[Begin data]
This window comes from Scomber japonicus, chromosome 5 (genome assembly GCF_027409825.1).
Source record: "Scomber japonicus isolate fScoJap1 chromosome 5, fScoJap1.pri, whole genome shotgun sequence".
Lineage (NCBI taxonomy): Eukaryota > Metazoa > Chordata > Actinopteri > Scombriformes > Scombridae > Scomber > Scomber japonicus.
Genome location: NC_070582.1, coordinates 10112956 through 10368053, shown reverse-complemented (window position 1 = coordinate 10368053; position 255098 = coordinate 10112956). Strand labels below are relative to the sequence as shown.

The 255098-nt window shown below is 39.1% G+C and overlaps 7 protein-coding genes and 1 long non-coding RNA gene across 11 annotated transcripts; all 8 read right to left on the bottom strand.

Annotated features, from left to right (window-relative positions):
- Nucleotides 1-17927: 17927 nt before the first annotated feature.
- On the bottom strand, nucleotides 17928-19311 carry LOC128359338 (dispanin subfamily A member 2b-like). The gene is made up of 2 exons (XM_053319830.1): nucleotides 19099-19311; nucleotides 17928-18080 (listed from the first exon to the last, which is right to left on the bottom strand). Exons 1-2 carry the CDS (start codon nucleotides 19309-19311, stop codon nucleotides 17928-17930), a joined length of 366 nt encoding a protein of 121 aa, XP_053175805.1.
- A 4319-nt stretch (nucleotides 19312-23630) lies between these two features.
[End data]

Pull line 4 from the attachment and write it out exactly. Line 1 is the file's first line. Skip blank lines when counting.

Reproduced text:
Genome location: NC_070582.1, coordinates 10112956 through 10368053, shown reverse-complemented (window position 1 = coordinate 10368053; position 255098 = coordinate 10112956). Strand labels below are relative to the sequence as shown.